Ethos, Pathos, Logos in Advertisement and Film

Whether you know it or not, advertisements and films are subtly persuading you in order to achieve a particular goal. It is not all as nefarious as it may sound, though.

Ethos, Pathos and Logos in Advertisement and Film

Whether you know it or not, advertisements and films are subtly persuading you in order to achieve a particular goal. It is not all as nefarious as it may sound, though.

For example, you may find yourself caring about a fictional character’s journey. You may also find yourself feeling as though you need a product or service you may have never otherwise known existed. 

Ethos, Pathos, and Logos are persuasive techniques first classified by the Greek philosopher Aristotle over 2000 years ago. Collectively, they are known as the Rhetorical Triangle.

Today, filmmakers and advertisers like the ones here at We The Project are still using the same techniques in order to appeal to and persuade their audiences.

What is Ethos?

In short, ethos is the appeal to ethics and credibility

Media sources with appeals to ethos attempt to convince the audience that the filmmaker or advertiser is a credible and reliable source, worthy of their trust.

Often this is achieved through celebrity endorsement. A product or service seems much more credible if someone you hold in high esteem advocates for it, even if it is just the appearance of advocacy and not their personal opinion. 

Advertisers build trust in a product or service through an audience member’s respect in a public figure or cause.

How Ethos is Used in Advertising and Film?

In this recent Superbowl commercial for a sparkling water company, one can clearly see the ethos at work.

Michael Bulblé is prominently shown throughout the advertisement, verifying that fans will observe him, as well as ensuring that people who may not know him will understand that he is “somebody”. They go as far as to repeat his name three times within the thirty second ad spot in order to really drive that point home.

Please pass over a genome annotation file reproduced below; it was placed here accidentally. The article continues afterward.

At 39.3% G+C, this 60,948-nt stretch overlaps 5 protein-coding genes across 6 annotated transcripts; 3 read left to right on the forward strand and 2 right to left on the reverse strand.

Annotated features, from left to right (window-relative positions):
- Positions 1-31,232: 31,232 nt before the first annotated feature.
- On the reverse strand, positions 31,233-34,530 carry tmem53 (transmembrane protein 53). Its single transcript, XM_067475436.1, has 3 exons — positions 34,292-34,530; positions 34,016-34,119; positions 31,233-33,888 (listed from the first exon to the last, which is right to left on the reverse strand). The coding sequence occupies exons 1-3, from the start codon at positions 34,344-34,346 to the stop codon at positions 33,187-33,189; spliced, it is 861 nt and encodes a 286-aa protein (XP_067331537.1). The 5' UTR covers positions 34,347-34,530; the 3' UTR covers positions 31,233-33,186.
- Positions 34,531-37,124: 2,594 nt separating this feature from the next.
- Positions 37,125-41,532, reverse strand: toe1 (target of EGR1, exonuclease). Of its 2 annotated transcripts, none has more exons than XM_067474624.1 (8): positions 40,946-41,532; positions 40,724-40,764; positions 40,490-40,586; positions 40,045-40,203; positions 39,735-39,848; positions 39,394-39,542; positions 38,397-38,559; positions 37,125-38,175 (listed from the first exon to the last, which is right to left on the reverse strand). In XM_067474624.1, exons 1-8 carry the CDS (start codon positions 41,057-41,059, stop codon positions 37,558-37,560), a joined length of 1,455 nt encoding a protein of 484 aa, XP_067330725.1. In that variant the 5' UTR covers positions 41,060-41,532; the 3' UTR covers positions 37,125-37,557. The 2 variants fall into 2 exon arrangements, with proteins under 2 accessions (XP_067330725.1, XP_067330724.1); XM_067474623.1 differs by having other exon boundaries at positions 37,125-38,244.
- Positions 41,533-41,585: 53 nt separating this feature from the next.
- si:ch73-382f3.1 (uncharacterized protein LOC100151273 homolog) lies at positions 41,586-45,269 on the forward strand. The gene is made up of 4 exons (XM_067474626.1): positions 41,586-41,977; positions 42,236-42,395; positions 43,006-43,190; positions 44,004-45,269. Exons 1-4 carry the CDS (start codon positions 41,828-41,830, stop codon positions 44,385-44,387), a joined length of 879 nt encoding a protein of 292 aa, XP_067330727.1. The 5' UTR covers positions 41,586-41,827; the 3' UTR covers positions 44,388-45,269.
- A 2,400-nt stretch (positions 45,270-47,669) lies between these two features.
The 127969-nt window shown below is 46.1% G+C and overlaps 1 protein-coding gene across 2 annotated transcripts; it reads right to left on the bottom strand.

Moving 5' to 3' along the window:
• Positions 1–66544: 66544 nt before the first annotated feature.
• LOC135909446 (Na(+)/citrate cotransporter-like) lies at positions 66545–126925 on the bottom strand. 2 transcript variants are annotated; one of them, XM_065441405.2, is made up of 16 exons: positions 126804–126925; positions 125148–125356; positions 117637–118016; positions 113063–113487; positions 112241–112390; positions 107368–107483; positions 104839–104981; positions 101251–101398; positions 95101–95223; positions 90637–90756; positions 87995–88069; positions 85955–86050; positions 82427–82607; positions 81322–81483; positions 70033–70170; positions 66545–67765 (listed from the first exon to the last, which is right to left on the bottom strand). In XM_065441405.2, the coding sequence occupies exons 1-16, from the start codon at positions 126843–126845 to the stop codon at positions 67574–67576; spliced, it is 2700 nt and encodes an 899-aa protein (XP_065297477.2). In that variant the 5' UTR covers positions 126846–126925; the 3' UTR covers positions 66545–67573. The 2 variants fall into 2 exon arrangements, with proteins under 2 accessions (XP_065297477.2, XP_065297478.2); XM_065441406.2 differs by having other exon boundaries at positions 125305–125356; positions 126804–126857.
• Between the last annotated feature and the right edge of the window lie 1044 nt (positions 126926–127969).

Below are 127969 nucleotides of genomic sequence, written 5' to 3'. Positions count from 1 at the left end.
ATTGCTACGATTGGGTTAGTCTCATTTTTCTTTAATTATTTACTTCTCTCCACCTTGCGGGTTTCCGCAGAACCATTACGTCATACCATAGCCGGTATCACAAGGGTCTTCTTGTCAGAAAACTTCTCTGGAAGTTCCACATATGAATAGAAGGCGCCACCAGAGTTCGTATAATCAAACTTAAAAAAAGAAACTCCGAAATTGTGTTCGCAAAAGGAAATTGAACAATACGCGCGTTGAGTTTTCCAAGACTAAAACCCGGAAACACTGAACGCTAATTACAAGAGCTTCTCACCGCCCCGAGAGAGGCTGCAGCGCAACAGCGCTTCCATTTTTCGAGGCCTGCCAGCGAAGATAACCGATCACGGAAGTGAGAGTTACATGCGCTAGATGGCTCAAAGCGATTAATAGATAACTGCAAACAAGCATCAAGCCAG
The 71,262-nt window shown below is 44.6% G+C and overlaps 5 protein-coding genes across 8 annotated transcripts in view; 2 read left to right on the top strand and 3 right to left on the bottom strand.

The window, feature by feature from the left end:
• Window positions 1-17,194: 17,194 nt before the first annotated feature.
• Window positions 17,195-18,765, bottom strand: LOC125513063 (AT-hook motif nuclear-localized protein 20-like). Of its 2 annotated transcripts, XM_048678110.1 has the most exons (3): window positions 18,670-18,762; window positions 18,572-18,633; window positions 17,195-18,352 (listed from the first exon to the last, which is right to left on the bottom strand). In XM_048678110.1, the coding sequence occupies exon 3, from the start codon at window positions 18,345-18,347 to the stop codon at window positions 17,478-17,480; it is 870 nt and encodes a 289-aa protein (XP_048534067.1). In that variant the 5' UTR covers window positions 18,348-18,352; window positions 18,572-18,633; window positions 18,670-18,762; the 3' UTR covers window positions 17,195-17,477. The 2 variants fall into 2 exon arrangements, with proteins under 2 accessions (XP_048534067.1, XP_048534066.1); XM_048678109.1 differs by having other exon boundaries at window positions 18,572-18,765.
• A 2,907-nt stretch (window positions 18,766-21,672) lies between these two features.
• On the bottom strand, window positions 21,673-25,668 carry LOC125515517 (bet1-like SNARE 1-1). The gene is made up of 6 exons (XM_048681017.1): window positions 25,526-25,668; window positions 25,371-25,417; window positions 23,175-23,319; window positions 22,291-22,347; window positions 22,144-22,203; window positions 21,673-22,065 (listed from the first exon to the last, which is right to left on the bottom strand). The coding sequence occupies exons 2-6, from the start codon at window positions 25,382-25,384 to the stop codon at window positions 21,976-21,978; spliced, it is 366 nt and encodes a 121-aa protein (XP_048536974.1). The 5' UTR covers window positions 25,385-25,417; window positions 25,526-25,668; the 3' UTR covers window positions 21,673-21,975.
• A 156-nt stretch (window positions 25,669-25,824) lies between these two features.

Michael Bulblé’s endorsement of the product comes in the first three seconds as he remarks that this particular sparkling water is his “favorite”.

If you are a fan of Michael Bulblé, or simply trust his opinion, you may find yourself wanting to pick up a can or two the next time you see it at the supermarket as you remember the quippy commercial starring your favorite Christmas crooner.

The “Plain Folks” Advertising Technique

The “Plain Folks” technique is a method of appealing to ethos wherein the speaker presents him or herself as a common average person who has the ability to empathize with the audience’s concerns.

The goal in this technique is to try to relate to the public or “average joe” as much as possible.

You have probably seen this strategy at play in political campaigns, as it is important that the general public feel as though the candidate will listen to and act on their concerns.

In this political campaign video, a presidential candidate is seen speaking and shaking hands with many different “plain folk”. In addition to the personal interactions, footage of farmers, fishing boats, baristas, and other common people are intercut into the campaign ad.

This is powerful and influential because it gives the appearance that the candidate has the best interest of the “average Joe” at heart.

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What is Pathos?

Pathos evokes an emotional response from the audience. Anything from sadness to happiness, anger and envy. If it makes you feel something, it is pathos.

Those sad commercials of abused animals, a love story, a nostalgic period piece; these are all prime examples of an appeal to pathos.